Steph: Of all-time? Probably Joe Carter’s three-run walk-off home run against the Philadelphia Phillies, which gave the Blue Jays their second consecutive World Series win. Even if this Toronto sports moment is before our time, the fact that Drake used the iconic image of Joe Carter celebrating the victory as cover art in his 2015 feud with Meek Mill reinforces the moment’s impact on Toronto culture.

However, I can see Jose Bautista’s bat flip being a modern-day equivalent for Jays fans. Maybe it’s a toss up! (It’s probably not a toss up, I just wanted to poorly attempt a bat-throwing pun.)

JZ: Personally, mine has to be Norman Powell’s series shifting dunk. Might be my emotional peak as a sports fan. Next:

Favourite Toronto player?

Raph: Jose Bautista. I can think of almost no other player in any other sport who has stepped up at perceived disrespect with big moments as much as Joey Bats. Youtube is full of clips of pitchers throwing at him, only to have him respond with a four-bagger and a look of absolute disgust on his face as he circles his inferior opponent. (Seriously, his chip-on-my-shoulder home run gaze probably ties with DeMar DeRozan’s stank face after every monster dunk as my favourite expression in sports).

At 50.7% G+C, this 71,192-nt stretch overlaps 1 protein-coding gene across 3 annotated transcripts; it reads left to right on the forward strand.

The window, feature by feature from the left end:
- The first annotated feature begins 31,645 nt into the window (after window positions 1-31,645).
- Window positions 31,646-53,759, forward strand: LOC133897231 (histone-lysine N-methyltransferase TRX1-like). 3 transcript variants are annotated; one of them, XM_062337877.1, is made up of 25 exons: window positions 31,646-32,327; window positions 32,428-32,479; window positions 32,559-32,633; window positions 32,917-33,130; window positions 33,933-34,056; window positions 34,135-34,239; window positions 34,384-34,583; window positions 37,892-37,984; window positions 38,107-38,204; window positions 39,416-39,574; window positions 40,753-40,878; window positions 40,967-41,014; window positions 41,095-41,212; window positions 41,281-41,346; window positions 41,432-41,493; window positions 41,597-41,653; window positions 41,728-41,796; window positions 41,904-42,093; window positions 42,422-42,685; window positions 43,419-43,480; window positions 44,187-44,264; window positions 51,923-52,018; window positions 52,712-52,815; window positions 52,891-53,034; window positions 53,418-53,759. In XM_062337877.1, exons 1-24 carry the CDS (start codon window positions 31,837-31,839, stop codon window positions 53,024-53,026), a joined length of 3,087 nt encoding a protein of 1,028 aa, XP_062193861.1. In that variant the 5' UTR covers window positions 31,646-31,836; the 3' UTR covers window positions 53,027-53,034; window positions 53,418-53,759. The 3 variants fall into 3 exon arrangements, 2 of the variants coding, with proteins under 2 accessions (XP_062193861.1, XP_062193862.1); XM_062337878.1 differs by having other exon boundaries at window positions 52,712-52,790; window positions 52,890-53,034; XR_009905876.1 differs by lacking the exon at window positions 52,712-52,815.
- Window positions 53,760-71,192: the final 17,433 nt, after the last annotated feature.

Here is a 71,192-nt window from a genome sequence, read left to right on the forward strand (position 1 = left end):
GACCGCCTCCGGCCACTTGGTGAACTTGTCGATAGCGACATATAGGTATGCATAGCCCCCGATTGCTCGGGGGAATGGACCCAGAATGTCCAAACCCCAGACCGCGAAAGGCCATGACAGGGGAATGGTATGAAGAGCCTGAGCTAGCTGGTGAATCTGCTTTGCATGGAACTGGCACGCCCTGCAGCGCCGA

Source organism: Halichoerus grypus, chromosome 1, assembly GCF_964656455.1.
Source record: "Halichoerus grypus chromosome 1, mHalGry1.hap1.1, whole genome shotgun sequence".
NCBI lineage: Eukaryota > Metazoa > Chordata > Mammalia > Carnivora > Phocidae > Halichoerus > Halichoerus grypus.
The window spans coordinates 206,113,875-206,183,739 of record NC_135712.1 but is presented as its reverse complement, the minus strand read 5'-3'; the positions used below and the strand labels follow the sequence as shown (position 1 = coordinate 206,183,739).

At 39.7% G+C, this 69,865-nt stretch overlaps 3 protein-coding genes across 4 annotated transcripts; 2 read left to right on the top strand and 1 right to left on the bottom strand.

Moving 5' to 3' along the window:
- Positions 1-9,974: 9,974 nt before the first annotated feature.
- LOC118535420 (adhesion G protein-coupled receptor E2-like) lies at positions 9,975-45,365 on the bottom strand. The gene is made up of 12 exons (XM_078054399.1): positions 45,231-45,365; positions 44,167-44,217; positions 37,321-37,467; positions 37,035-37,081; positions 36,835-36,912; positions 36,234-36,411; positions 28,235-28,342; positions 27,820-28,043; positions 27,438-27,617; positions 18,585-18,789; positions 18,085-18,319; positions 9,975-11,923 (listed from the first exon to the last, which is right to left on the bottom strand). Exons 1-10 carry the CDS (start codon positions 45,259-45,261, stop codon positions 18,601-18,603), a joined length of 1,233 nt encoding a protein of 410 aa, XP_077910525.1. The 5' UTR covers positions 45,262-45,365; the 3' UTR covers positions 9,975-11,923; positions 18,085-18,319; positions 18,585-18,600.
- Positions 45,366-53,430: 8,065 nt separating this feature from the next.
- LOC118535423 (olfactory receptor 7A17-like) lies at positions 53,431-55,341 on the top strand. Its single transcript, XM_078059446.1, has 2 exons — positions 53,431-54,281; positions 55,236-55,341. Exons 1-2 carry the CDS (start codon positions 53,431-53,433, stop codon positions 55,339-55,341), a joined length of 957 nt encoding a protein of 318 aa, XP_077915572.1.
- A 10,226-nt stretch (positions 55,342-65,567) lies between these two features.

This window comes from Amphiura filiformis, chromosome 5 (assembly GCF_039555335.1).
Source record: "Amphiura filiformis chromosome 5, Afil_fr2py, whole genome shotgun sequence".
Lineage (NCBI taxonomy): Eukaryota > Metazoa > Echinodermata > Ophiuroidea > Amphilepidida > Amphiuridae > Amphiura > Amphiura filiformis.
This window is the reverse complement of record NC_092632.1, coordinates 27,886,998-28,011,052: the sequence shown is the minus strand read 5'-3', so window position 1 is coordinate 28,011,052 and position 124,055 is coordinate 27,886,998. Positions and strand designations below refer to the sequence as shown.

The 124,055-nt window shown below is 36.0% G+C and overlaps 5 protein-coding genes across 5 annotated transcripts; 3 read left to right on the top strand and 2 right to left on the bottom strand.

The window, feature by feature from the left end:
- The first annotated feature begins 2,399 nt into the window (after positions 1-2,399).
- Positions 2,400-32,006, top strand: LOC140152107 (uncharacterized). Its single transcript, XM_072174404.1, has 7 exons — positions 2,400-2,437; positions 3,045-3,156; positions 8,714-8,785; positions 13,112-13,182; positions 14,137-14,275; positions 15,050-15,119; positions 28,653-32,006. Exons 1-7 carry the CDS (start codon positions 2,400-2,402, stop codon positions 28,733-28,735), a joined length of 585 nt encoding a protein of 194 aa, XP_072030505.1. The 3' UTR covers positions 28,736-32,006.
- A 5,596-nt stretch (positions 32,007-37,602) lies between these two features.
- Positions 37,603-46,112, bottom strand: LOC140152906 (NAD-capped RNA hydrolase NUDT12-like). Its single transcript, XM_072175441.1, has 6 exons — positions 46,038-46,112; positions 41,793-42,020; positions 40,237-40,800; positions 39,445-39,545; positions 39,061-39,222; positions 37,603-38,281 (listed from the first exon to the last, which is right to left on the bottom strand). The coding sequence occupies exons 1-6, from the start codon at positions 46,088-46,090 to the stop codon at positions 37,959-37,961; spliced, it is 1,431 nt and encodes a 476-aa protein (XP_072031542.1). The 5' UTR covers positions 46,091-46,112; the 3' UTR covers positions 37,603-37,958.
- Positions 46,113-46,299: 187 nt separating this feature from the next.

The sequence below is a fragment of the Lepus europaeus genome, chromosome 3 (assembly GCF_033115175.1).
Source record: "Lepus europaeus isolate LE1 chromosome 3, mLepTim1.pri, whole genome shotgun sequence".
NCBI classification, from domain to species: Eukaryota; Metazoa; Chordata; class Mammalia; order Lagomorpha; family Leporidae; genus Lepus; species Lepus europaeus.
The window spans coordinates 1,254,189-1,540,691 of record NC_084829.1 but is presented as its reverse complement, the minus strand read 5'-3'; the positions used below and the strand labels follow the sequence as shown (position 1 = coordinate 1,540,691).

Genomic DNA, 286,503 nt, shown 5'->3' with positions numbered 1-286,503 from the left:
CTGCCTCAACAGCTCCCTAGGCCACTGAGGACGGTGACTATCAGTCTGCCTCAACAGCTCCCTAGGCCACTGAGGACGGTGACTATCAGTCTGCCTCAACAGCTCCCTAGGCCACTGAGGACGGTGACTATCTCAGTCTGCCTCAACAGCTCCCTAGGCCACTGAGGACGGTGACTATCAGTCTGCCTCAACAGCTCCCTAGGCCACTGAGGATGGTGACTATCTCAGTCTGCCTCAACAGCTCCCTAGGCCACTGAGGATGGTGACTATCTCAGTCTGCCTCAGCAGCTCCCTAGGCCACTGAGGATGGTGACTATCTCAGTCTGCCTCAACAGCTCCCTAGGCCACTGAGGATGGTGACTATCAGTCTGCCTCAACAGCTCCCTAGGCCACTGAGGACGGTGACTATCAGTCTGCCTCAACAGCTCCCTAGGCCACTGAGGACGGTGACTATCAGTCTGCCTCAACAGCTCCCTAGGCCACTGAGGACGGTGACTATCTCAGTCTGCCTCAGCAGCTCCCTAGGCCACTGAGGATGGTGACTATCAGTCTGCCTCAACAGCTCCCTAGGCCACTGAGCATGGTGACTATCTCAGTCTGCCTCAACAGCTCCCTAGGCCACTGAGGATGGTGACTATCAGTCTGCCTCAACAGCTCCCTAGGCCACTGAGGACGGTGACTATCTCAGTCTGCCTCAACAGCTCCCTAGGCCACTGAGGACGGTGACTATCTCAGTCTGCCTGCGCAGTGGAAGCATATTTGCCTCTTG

Also, he kinda had this one hit against Texas that made all of Toronto sorta happy (see above).

Michal: I am mainly a TFC fan, so I will have to go with Sebastian Giovinco. I know that’s kind of a cliché pick, but some of his free kicks are marvelous. I remember this one game at Atlanta last season which had probably 70,000 fans in the stadium, TFC were down 2-1, and Giovinco slotted a beautiful top corner free kick to draw level. The fans were silent. It’s those moments that make me love Seba more and more. Add the beer drinking taunt for good measure!

Angelo: DeMar DeRozan. He’s got us. Need I say more?

Steph: It’s DeMar DeRozan for me too. Whether he’s lowkey improving his three-point game on the court, or opening up about his struggles with depression off of it, I feel like DeMar DeRozan is the epitome of quiet strength. The fact that he lived up to that 2010 post-Bosh tweet is absolutely incredible because — let’s be real — if I stuck by any of my 2010 tweets, I would probably still be stanning the Jonas Brothers. (Just kidding.)